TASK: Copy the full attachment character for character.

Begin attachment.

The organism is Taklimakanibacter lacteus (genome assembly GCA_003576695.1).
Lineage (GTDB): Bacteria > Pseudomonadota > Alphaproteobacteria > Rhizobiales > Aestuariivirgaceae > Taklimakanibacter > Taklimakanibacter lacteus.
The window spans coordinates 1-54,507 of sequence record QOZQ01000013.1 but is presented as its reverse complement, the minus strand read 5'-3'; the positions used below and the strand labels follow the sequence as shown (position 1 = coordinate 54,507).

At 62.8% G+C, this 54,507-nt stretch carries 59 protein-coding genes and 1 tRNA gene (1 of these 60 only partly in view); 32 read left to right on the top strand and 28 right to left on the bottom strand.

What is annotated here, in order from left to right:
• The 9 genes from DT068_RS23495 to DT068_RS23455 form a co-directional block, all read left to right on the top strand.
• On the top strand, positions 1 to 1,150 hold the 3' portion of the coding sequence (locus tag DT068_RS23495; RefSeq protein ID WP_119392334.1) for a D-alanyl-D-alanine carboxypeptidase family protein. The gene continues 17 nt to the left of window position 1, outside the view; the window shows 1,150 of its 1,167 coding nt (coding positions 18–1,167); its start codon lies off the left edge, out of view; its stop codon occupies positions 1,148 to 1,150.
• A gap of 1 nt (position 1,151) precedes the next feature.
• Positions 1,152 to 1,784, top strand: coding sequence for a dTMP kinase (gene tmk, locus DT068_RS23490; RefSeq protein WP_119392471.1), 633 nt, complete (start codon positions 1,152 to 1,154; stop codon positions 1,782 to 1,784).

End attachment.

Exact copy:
The organism is Taklimakanibacter lacteus (genome assembly GCA_003576695.1).
Lineage (GTDB): Bacteria > Pseudomonadota > Alphaproteobacteria > Rhizobiales > Aestuariivirgaceae > Taklimakanibacter > Taklimakanibacter lacteus.
The window spans coordinates 1-54,507 of sequence record QOZQ01000013.1 but is presented as its reverse complement, the minus strand read 5'-3'; the positions used below and the strand labels follow the sequence as shown (position 1 = coordinate 54,507).

At 62.8% G+C, this 54,507-nt stretch carries 59 protein-coding genes and 1 tRNA gene (1 of these 60 only partly in view); 32 read left to right on the top strand and 28 right to left on the bottom strand.

What is annotated here, in order from left to right:
• The 9 genes from DT068_RS23495 to DT068_RS23455 form a co-directional block, all read left to right on the top strand.
• On the top strand, positions 1 to 1,150 hold the 3' portion of the coding sequence (locus tag DT068_RS23495; RefSeq protein ID WP_119392334.1) for a D-alanyl-D-alanine carboxypeptidase family protein. The gene continues 17 nt to the left of window position 1, outside the view; the window shows 1,150 of its 1,167 coding nt (coding positions 18–1,167); its start codon lies off the left edge, out of view; its stop codon occupies positions 1,148 to 1,150.
• A gap of 1 nt (position 1,151) precedes the next feature.
• Positions 1,152 to 1,784, top strand: coding sequence for a dTMP kinase (gene tmk, locus DT068_RS23490; RefSeq protein WP_119392471.1), 633 nt, complete (start codon positions 1,152 to 1,154; stop codon positions 1,782 to 1,784).